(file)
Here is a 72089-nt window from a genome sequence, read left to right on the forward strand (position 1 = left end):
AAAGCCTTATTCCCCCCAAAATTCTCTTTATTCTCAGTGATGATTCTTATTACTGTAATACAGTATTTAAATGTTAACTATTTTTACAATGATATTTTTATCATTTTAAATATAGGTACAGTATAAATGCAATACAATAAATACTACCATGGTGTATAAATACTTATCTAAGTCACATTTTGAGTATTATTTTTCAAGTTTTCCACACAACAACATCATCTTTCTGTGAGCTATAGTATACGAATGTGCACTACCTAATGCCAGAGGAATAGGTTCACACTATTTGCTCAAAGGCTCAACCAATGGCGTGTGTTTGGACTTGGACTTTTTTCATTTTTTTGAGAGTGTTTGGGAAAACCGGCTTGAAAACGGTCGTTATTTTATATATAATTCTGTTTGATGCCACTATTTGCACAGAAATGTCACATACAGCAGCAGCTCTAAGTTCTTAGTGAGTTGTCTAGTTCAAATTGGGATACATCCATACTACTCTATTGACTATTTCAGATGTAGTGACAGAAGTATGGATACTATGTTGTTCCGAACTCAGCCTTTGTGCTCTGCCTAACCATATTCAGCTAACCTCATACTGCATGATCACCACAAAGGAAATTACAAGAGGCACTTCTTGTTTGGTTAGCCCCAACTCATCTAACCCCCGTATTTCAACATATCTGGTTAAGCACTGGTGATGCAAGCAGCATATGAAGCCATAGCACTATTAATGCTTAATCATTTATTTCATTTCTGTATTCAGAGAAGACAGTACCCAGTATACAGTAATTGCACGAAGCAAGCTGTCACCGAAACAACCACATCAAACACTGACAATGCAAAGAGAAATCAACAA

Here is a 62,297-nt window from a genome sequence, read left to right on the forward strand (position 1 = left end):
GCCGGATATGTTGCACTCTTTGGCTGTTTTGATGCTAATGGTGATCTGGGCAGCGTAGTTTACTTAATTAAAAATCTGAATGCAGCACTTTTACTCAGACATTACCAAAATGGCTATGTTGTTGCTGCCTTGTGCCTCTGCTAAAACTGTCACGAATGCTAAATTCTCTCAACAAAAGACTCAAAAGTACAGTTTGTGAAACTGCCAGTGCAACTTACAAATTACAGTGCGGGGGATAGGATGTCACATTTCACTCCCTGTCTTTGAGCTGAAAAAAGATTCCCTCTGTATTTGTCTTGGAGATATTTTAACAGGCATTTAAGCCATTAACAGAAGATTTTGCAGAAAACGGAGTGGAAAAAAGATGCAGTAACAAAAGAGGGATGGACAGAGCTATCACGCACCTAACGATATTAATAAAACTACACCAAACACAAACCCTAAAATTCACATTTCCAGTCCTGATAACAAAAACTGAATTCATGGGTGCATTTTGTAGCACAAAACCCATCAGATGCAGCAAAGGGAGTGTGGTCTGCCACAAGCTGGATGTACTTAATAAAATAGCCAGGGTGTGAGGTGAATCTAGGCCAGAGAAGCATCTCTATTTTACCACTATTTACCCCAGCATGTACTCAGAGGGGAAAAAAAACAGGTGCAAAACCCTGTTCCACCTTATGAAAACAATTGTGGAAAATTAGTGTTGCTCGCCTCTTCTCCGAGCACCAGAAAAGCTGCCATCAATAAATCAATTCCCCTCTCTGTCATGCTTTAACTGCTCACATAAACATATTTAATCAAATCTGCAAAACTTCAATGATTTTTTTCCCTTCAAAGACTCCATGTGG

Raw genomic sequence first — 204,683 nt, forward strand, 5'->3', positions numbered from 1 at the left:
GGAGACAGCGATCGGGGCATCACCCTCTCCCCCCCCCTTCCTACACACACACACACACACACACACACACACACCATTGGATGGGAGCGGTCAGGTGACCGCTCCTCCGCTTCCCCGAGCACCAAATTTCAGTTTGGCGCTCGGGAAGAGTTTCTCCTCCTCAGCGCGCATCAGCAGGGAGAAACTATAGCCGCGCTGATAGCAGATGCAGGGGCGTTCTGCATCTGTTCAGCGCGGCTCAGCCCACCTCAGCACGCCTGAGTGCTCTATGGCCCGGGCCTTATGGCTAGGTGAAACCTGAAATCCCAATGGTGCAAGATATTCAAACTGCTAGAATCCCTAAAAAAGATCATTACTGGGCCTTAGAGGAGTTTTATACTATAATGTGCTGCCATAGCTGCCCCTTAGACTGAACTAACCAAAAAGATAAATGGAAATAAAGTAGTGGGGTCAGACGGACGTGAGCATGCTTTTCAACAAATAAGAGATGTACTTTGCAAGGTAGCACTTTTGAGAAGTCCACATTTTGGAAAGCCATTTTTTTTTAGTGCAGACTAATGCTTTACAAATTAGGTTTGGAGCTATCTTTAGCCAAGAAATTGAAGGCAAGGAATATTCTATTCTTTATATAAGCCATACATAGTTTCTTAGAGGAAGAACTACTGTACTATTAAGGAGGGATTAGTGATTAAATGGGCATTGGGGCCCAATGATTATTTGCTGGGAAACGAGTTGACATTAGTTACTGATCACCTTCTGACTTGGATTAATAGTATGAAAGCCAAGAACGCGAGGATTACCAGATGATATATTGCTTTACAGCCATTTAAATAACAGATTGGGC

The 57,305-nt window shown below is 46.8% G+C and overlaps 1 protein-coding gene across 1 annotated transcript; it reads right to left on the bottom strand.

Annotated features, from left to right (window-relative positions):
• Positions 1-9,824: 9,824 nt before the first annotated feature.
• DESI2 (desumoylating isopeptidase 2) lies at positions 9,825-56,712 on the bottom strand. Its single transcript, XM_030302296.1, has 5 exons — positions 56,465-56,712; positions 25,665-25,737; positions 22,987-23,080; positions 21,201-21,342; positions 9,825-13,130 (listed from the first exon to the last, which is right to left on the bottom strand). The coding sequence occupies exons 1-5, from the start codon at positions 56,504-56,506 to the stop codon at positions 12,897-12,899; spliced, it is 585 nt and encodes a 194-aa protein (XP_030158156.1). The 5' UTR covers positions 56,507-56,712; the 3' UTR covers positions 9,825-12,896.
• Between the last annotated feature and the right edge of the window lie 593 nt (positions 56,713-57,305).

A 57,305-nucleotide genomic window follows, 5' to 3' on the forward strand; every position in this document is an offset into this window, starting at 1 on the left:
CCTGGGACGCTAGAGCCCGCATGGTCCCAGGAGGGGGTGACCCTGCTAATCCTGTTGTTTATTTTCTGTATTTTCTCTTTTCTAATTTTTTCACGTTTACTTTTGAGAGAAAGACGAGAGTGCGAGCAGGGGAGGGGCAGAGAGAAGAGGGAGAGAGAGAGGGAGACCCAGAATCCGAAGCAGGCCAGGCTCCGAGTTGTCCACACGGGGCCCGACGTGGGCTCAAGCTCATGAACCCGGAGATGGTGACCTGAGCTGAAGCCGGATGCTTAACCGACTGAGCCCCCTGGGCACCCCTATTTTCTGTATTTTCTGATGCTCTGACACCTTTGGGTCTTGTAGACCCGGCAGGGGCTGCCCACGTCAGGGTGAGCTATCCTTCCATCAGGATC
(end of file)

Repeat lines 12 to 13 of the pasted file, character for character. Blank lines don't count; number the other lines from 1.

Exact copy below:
A 57,305-nucleotide genomic window follows, 5' to 3' on the forward strand; every position in this document is an offset into this window, starting at 1 on the left:
CCTGGGACGCTAGAGCCCGCATGGTCCCAGGAGGGGGTGACCCTGCTAATCCTGTTGTTTATTTTCTGTATTTTCTCTTTTCTAATTTTTTCACGTTTACTTTTGAGAGAAAGACGAGAGTGCGAGCAGGGGAGGGGCAGAGAGAAGAGGGAGAGAGAGAGGGAGACCCAGAATCCGAAGCAGGCCAGGCTCCGAGTTGTCCACACGGGGCCCGACGTGGGCTCAAGCTCATGAACCCGGAGATGGTGACCTGAGCTGAAGCCGGATGCTTAACCGACTGAGCCCCCTGGGCACCCCTATTTTCTGTATTTTCTGATGCTCTGACACCTTTGGGTCTTGTAGACCCGGCAGGGGCTGCCCACGTCAGGGTGAGCTATCCTTCCATCAGGATC